Water is a shape shifter. It changes yet stays the same, shifting its face with the climate. It wanders the earth … stealing from where it is needed and giving whimsically where it isn’t wanted. Water is magic. Most things on the planet shrink and become denser as they get colder. Water does the opposite. This is why ice floats and lakes don’t completely freeze from top to bottom. Water is paradox. Aggressive yet yielding. Life-giving yet dangerous. Floods. Droughts. Mudslides. Tsunamis. Water cuts recursive patterns of creative destruction through the landscape, an Ouroboros remembering. (p. 220)

Despite the similarities with Atwood’s work, Munteanu’s writing never appears derivative, nor any less powerful. Munteanu also brings a heavier emphasis to the scientific details than one would expect from a typical novel, even when compared to something like the “hard” science fiction of another Canadian author, biologist Peter Watts. Not only does A Diary in the Age of Water include an extensive bibliography of research, but it also starts each chapter (diary entry) with a quotation, most often from the classic textbook Limnology: Lake and River Ecosystems by Robert Wetzel. This textbook also features in the plot of the novel, to the point that it begins to feel almost like another character, testifying to well-established observations of nature that are beginning to disappear, such as the climate cycles and associated seasonal behaviors of plants and animals. Beside quoting from it, Lynna uses it as a means of teaching her daughter about the natural world in relation to what is happening in the plot, and in this way Munteanu also teaches readers, even down to accompanying illustrations of concepts, as if doodled into the diary by Lynna.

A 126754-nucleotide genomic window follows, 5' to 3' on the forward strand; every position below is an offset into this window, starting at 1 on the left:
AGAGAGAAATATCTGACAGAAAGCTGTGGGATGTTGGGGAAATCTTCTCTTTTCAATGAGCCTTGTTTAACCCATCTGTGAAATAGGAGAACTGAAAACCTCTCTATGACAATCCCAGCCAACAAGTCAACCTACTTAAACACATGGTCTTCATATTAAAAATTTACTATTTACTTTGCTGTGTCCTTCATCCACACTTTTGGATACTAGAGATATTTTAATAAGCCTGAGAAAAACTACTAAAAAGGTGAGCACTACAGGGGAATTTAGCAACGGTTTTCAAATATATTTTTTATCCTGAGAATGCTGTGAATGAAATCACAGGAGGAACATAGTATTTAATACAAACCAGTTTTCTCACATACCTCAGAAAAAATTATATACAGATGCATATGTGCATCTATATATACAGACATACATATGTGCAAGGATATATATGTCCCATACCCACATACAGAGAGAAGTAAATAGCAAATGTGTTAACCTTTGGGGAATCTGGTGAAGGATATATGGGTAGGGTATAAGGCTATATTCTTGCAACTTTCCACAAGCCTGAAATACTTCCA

For example, Lynna’s November 11, 2049, diary entry begins with a definition of the term “Dimictic Lake” from Wetzel’s textbook: “A typical lake of moderate size that undergoes two periods of vertical mixing of water (lake turnover), one in the spring and one in the autumn.” Lynna then compares this quality, drawing on her experience, to the behavior of governmental departments, using an image of lake turnover, that is, the seasonal mixing of the water column:

They don’t communicate at designated times and under particular circumstances==like a conference or inter-departmental meeting. Even then, we remain guarded, sharing only the minimum required to show due diligence. Scientists are the worst for sharing. We’re like misers. Just as the hypolimnion guards its nutrients, scientists hoard and guard their findings. (p. 109)

With all of the biological details to be found in A Diary in the Age of Water, it is remarkable that Munteanu can nonetheless create a captivating plot, touching character development, and vibrant, flowing prose. And do it all so well. Her writing humanizes the science, even with something as foreign to the general public’s experience as the unseen work of microbes. And she links it to the threats of climate change and, with an ironic twist, the plot of the novel: